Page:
Finding gravitational waves in the universe is a career quest for one Franklin & Marshall College astronomy professor, and she could make this key discovery in a NASA Explorer mission set to launch in 2017.
The research of Andrea Lommen focuses on the detection of gravitational waves, a crucial prediction in Einstein's theory of general relativity, which, once discovered, would revolutionize the field of astrophysics, she said.
"I expect it to be as revolutionary as the telescope," said Lommen, associate professor of astronomy at F&M and director of the College's Grundy Observatory. "We'll be able to see things in the universe that don't give off light."
Information about the universe has always come from light, whether through light waves or radio waves, Lommen said. Gravitational waves would allow scientists to see things without light, such as black holes.
Lommen is among a team of scientists providing expertise on NASA's two-prong mission to learn the interior composition of neutron stars and whether future space travelers can use the stars' pulsating light to navigate through the cosmos.
At a neutron star's two magnetic poles, powerful beams of light, like cosmic lighthouses, sweep around as the star spins. Viewed from Earth, the beams are light flashes, pulsing on and off, from seconds to milliseconds. It's the reason for the stars' other name -- pulsars.
Predictable pulsations make pulsars reliable celestial clocks. Part of NASA's mission is to determine the effectiveness of pulsar-based navigation.
Sometimes, a pulsar's light arrives a little early, sometimes a little late. This is where Lommen begins her job: determining what causes the deviation that hinders the light's arrival -- ion clouds, gravitational waves, or an error by the Earth clock used to time the light?
"That's the whole game of detecting gravitational waves," she said. "If I can show that it's gravitational waves, then I've detected and confirmed for the first time that gravitational waves actually exist."
A Cross-Cutting Mission
The team Lommen is assigned includes about 80 scientists from the United States, the U.S. Naval Research Laboratory, Canada and Mexico, along with scientists and engineers from NASA, the Massachusetts Institute of Technology and various corporations and foundations.
The multi-purpose mission is known as the Neutron-star Interior Composition Explorer (NICER) and the Station Explorer for X-ray Timing and Navigation Technology, using the acronym SEXTANT, which is also the name of the early seafarer's instrument for charting courses by measuring objects or lights in the celestial skies with the horizon.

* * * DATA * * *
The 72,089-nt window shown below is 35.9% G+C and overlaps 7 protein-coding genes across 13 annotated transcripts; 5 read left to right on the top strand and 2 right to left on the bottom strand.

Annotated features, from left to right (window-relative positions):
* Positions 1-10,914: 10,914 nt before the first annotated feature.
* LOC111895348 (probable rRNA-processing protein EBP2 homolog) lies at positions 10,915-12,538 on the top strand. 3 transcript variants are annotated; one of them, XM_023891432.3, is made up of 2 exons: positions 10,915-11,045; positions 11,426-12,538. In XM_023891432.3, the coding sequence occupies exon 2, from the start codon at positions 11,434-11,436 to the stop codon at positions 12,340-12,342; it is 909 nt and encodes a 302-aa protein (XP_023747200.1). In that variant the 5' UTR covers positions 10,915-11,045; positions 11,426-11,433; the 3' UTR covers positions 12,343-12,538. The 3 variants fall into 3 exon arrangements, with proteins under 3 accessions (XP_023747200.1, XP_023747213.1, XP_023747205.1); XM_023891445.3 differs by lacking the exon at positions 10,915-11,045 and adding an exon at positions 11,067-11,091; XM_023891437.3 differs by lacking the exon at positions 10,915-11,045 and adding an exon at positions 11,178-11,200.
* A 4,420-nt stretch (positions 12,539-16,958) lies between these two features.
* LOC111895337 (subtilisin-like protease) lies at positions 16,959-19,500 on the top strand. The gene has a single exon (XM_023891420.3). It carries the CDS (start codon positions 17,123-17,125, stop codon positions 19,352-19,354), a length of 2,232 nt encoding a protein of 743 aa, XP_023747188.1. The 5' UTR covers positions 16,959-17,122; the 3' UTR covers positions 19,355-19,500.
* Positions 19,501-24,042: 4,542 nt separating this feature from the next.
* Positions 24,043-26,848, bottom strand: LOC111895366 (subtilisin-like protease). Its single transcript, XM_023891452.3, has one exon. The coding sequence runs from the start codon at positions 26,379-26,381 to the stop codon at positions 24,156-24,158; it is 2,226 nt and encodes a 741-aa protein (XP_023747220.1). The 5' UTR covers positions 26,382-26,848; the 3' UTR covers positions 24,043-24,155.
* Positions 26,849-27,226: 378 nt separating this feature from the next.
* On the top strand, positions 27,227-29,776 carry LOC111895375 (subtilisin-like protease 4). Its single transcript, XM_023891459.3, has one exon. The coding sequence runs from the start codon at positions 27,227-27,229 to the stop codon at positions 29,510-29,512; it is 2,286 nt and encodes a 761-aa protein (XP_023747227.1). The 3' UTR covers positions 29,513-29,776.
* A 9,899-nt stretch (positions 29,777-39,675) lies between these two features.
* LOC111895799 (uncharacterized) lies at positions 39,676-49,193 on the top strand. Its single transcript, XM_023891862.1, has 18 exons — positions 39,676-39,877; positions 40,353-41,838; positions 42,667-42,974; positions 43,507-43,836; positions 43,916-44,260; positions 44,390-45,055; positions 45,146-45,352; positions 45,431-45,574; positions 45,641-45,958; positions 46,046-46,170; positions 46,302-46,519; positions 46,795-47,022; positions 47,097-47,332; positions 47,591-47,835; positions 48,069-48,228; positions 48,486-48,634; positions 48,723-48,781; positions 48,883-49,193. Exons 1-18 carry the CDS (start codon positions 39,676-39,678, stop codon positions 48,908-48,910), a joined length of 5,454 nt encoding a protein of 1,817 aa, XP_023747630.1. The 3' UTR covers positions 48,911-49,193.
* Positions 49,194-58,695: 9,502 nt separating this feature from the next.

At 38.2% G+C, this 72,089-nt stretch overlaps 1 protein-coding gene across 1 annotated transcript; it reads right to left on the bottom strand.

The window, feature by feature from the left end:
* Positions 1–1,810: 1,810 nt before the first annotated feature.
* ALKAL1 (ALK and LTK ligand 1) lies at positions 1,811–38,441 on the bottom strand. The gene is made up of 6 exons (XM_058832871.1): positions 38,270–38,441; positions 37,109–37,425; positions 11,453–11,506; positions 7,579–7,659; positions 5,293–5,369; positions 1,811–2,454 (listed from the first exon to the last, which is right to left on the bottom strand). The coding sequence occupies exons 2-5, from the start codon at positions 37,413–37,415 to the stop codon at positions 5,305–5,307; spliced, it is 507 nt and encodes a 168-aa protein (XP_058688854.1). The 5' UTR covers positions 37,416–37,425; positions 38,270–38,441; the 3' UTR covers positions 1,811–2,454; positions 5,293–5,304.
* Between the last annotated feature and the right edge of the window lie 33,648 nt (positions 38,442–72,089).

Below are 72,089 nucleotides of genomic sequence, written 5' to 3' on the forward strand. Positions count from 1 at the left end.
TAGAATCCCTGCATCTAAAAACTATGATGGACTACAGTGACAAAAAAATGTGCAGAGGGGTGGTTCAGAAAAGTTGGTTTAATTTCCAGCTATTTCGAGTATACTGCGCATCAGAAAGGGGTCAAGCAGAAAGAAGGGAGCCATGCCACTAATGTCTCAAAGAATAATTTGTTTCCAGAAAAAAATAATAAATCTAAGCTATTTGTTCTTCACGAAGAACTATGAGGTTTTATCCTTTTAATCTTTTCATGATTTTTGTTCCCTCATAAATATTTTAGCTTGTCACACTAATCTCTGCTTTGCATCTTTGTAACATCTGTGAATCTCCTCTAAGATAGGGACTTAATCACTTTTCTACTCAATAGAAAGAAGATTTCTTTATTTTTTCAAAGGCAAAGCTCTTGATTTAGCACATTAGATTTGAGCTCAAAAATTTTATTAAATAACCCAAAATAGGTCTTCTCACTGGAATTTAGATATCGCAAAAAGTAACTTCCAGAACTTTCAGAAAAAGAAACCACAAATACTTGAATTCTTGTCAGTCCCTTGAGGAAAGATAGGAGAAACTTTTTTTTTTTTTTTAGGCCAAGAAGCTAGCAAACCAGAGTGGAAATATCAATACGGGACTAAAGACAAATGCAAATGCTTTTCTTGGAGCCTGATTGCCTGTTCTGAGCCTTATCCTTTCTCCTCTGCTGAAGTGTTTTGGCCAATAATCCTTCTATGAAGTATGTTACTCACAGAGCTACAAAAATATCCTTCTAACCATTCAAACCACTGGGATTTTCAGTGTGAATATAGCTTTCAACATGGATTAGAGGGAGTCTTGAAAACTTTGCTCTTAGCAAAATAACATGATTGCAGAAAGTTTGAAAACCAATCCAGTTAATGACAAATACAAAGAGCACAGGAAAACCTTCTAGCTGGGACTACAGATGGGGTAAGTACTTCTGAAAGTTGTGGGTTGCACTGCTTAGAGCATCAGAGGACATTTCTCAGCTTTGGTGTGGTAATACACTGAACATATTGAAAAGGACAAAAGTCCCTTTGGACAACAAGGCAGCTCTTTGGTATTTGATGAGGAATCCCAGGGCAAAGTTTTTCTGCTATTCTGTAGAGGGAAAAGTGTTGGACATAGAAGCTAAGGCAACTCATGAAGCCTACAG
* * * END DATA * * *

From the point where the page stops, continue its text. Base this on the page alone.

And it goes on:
NICER/SEXTANT consists of a compact bundle of 56 X-ray telescopes, their associated silicon detectors, and other technologies. The X-ray instrument is roughly the size of a typical college dormitory refrigerator. It will be deployed on the International Space Station in 2017.
"NICER/SEXTANT represents the quintessential cross-cutting mission," said Keith Gendreau, the NASA scientist leading its development, noting the X-ray telescopes technology will establish the viability of spacecraft navigation using neutron stars while also providing a tool to better understand the stars. "It's rare that you get an opportunity to do a cross-cutting experiment like this."
The mission's primary objective is to learn what's inside a neutron star, which is the remnant of a massive star that, after its nuclear fuel is spent, explodes and collapses into a super-dense sphere that can be the size of the City of Lancaster.
"It's a state of matter that exists all over the universe, and there is no way to study it on Earth," Lommen said.
According to NASA scientists, the intense gravity from the star's explosion and collapse crushes an astonishing amount of matter, equaling at least 460,000 Earths, into New York City-sized balls. This creates the densest objects known in the universe.
Just a teaspoonful of the matter in these objects would weigh roughly a billion tons on Earth. So while it's weight makes it impossible to study in a conventional lab, through X-ray telescope observations, scientists expect NICER/SEXTANT to reveal the nature of ultra-dense matter in neutron stars and the physics that govern it.
"We have a laboratory that we couldn't make on Earth," Lommen said.
The laboratory observations of neutron stars begin after their explosive formation, when the stars shine from heat left by the explosion and from the radiation generated by their magnetic fields, which becomes intensely concentrated as the core collapses.
Scientists believe that observing radiation from the stars through NICER's array of X-ray telescopes should offer the greatest insight into their structure.
Since gravitational waves are very small, Lommen said, NICER will let her determine whether one source causes the deviation in the arrival of the pulsar's light.
"We time pulsars years at a time, and the deviations we're looking for are less than 100 nanoseconds, so we have to be careful to understand all the different processes that can cause small deviations," she said.
NICER's telescopes won't detect whether gravitational waves are the source of the deviation, but they can tell whether the source is an ionized hydrogen cloud or an Earth clock error, Lommen said.
NICER/SEXTANT's payload also will detect X-ray photons within the pulsar's light beams to estimate the arrival times of their pulses. Using these measurements, the system will use special equations to put together an on-board navigation solution. It's similar to how a car's GPS system coordinates a location by triangulating with satellites circling the Earth, Lommen said.
For more information about the NICER/SEXTANT mission, visit Deep Space X-ray Navigation and Communication.